(Applies to participating ICASS agencies)

a. This section is most relevant to those posts where there is a reasonable expectation that multiple U.S. Government agencies will compete to be service providers.  For those posts where it is unlikely that competition will arise among potential U.S. Government service providers, there is no need to draft additional procedures.  Should circumstances change and more than one U.S. Government agency has the potential capability and interest in providing administrative support services, post can then start preparing post-specific procedures.

b. Those posts that have multiple U.S. Government agencies that could provide administrative support services should establish procedures for evaluating service-provider proposals as soon as an agency signals its intention to compete with the current service provider.  The objective of these procedures should be to ensure an equitable and transparent competition between competing service providers.  Evaluation criteria for determining a successful bidder should be established at the onset of the competition.  This subchapter provides guidelines for establishing procedures and a recommended format for submitting proposals.  The ICASS Council may also refer to 48 CFR 15.100 of the Federal Acquisition Regulation (FAR), as a reference for source-selection processes and techniques.  If the ICASS Council is entertaining bids from commercial firms, it must do so in accordance with both the FAR and the proposed service-provider agency’s own acquisition regulation.  The Council must ensure that whoever is managing that process possesses a Federal contracting warrant equal to, or greater than, the potential award, or arranges for assistance from a contracting officer with a warrant equal to the award.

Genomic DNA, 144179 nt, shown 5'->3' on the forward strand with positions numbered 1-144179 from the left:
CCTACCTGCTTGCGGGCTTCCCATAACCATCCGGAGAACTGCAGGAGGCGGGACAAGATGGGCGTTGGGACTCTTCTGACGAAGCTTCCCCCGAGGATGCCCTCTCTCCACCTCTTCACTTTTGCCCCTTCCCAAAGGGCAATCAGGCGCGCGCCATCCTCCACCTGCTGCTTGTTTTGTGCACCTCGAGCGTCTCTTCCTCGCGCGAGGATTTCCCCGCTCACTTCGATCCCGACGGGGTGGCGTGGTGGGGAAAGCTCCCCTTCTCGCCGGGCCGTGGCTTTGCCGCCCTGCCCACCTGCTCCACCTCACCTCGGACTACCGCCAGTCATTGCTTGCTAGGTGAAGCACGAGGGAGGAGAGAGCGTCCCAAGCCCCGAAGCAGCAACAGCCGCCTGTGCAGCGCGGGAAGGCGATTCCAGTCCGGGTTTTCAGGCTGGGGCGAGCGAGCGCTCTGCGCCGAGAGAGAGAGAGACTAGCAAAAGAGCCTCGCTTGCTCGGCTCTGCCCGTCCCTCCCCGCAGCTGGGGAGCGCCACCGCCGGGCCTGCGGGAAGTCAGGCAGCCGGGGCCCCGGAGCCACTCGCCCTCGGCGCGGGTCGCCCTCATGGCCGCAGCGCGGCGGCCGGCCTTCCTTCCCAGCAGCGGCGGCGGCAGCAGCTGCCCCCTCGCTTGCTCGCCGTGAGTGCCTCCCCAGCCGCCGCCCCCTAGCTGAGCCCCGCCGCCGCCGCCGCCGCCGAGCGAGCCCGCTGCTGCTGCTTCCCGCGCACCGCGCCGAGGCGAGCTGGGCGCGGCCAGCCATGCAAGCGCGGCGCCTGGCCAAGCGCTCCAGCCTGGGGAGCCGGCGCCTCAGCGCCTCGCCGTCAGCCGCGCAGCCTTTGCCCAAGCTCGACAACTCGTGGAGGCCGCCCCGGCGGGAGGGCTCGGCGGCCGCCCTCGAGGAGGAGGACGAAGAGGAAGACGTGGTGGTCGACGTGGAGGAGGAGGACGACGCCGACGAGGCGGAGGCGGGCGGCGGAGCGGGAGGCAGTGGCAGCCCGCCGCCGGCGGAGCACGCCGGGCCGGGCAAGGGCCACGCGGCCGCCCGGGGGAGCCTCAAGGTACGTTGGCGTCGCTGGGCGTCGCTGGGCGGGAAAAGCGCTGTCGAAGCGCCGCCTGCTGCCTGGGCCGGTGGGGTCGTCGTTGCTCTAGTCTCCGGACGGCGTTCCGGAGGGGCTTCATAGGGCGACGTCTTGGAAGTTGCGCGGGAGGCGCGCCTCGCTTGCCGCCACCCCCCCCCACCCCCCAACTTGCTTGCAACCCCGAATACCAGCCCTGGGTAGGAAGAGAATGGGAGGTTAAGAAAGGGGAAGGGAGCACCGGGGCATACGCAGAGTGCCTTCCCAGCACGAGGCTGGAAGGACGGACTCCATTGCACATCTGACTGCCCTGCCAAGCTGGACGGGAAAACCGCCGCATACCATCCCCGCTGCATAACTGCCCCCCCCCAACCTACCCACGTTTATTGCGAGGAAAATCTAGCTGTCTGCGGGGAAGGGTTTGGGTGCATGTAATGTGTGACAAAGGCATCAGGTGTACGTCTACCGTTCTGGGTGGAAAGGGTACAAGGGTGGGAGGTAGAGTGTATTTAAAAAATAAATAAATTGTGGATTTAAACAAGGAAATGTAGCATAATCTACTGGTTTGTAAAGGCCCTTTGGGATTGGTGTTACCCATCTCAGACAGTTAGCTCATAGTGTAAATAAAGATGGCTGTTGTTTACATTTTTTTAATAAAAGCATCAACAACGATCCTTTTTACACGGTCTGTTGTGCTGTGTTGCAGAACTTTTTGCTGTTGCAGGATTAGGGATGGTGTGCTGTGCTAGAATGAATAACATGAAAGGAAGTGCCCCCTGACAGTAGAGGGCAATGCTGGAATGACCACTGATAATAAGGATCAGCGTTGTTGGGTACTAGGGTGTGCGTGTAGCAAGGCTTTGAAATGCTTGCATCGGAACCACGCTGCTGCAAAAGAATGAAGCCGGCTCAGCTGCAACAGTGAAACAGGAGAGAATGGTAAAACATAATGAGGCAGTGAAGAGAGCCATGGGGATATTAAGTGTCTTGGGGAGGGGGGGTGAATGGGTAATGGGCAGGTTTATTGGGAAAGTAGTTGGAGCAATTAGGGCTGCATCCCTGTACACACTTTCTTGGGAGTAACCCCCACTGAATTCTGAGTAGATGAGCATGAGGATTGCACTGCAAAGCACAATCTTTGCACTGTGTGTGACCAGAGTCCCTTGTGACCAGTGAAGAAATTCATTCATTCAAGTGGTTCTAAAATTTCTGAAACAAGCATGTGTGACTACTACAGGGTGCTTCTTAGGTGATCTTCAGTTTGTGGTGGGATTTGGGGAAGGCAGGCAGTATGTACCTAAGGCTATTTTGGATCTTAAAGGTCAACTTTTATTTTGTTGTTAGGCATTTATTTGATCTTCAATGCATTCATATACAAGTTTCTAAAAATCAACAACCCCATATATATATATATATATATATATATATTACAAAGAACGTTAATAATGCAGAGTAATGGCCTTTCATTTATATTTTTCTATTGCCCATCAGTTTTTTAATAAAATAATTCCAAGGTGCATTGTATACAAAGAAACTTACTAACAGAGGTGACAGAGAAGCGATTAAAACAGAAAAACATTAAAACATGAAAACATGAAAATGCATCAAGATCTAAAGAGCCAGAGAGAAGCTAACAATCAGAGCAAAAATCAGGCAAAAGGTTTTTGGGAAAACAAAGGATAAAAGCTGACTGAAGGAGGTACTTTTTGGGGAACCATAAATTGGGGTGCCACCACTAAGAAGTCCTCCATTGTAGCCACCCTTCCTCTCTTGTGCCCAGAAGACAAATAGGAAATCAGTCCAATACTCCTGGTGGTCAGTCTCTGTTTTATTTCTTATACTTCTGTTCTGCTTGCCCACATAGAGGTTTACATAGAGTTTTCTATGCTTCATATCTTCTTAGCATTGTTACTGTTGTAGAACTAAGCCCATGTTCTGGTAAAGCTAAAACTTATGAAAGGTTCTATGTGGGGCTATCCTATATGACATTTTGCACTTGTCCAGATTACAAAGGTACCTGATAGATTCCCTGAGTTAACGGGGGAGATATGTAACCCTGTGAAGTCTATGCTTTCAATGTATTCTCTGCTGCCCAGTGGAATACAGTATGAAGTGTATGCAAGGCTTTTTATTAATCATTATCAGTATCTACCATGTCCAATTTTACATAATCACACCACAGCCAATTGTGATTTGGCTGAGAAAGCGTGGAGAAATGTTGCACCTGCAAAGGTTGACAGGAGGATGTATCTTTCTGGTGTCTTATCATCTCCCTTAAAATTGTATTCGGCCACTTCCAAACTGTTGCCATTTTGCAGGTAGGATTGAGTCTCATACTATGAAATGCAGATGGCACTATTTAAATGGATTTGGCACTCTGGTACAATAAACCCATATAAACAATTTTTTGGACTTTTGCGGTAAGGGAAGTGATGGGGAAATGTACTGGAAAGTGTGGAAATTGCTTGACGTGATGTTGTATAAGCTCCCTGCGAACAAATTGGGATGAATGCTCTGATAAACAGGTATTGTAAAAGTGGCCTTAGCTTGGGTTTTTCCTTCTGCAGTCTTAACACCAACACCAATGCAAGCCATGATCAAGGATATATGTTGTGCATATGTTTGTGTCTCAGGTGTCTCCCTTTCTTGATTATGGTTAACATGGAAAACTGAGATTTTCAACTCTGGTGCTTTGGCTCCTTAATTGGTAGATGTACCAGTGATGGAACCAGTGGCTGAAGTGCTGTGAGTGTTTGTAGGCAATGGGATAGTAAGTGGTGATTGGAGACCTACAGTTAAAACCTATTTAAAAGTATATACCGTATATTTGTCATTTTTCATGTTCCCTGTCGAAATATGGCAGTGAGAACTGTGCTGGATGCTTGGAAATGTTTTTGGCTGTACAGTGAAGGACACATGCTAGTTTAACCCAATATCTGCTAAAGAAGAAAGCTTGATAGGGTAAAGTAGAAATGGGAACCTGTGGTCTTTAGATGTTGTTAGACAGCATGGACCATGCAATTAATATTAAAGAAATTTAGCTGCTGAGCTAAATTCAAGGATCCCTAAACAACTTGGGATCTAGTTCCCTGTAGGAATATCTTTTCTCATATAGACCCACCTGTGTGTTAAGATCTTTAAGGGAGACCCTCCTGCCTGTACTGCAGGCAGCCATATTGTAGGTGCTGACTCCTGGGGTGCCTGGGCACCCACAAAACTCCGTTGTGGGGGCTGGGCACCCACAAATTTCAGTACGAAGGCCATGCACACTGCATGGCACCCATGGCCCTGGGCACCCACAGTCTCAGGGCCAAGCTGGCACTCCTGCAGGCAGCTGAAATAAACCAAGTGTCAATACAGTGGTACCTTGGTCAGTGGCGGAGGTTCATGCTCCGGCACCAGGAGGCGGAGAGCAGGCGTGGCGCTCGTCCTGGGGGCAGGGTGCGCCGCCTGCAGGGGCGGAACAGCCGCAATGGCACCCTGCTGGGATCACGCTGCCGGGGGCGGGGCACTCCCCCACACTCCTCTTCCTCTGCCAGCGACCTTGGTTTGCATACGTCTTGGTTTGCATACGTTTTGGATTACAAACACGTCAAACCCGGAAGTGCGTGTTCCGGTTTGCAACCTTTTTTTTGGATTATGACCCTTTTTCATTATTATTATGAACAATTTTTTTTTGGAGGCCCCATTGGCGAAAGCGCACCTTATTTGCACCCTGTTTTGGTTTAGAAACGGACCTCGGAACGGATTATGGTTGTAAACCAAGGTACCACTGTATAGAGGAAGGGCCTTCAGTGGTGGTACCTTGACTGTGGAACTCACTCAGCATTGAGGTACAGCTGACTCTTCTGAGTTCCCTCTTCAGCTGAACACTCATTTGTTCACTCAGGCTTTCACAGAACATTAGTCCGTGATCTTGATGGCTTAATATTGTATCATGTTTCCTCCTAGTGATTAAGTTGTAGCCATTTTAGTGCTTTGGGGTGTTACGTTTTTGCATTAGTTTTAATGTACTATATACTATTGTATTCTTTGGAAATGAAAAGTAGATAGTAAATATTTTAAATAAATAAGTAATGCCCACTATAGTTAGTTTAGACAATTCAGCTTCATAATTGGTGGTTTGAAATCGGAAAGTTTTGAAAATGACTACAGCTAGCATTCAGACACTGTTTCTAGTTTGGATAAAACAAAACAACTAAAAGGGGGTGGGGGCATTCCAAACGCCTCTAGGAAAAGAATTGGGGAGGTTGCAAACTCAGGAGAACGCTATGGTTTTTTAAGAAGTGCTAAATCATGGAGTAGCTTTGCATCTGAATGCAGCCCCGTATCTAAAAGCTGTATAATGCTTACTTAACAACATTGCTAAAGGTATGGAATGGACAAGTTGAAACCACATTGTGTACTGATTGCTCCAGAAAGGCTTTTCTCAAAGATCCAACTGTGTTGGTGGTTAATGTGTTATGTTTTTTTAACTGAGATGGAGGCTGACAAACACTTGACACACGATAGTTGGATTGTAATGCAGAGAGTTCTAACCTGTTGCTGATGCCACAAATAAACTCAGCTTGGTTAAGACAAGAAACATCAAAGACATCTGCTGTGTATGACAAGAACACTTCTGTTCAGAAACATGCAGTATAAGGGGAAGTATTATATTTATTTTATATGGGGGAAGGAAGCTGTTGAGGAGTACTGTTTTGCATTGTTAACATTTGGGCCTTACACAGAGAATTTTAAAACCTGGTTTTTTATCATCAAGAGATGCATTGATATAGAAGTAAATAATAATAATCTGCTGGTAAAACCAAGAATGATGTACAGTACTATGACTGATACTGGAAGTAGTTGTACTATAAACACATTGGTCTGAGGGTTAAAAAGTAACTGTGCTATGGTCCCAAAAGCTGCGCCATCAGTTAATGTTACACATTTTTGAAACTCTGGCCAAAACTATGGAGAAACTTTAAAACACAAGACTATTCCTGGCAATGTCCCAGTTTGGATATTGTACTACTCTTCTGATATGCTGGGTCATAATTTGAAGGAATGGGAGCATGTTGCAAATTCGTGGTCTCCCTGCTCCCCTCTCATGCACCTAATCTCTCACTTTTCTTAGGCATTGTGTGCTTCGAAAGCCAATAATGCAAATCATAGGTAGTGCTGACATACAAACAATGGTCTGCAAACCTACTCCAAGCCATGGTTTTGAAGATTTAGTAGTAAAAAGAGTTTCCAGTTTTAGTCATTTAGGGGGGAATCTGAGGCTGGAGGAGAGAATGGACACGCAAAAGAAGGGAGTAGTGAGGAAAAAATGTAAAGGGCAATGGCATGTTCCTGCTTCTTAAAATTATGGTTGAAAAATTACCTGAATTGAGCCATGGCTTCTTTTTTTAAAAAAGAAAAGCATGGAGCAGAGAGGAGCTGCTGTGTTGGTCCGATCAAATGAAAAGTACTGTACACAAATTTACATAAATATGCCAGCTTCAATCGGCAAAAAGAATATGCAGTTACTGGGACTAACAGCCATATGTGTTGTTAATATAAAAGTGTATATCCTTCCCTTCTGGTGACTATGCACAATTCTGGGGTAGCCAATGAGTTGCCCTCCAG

c.  The ICASS program is under COM authority and the COM has a clear interest in decisions made about the provision of ICASS services.  The DCM is the COM’s representative to the ICASS system.  At the onset of a formal service competition, the Council and DCM should confer on how best to involve the DCM in the evaluation process.  This could include a role on an evaluation board, if the Council decides to create one for the review of competing proposals.

d. To avoid conflicts of interest, senior service-provider officials for the competing service-provider agencies should be excluded from committees established to score proposals or make recommendations to the ICASS Council.  However, other officials from the competing agencies may participate in the evaluation process.  These officials may consult with their respective senior service providers, as needed, prior to meetings of the committee.

e. Since one of the five principles of the ICASS system is transparency (see 6 FAH-5 H-013.3), information about the resources and practices the current service provider uses to provide a particular service are available to all customer agencies through the ICASS budget and service standards.  An agency submitting a proposal to be a prospective service provider should provide to the ICASS Council the same information on costs, standards, internal controls, ability to meet the national security requirements of all customers, and capacity to deliver service.  All aspects of a competing U.S. Government service provider’s proposal must be in accordance with the provisions of 6 FAH-5 Exhibit H-222.6-3, Competition among US Government Service Providers.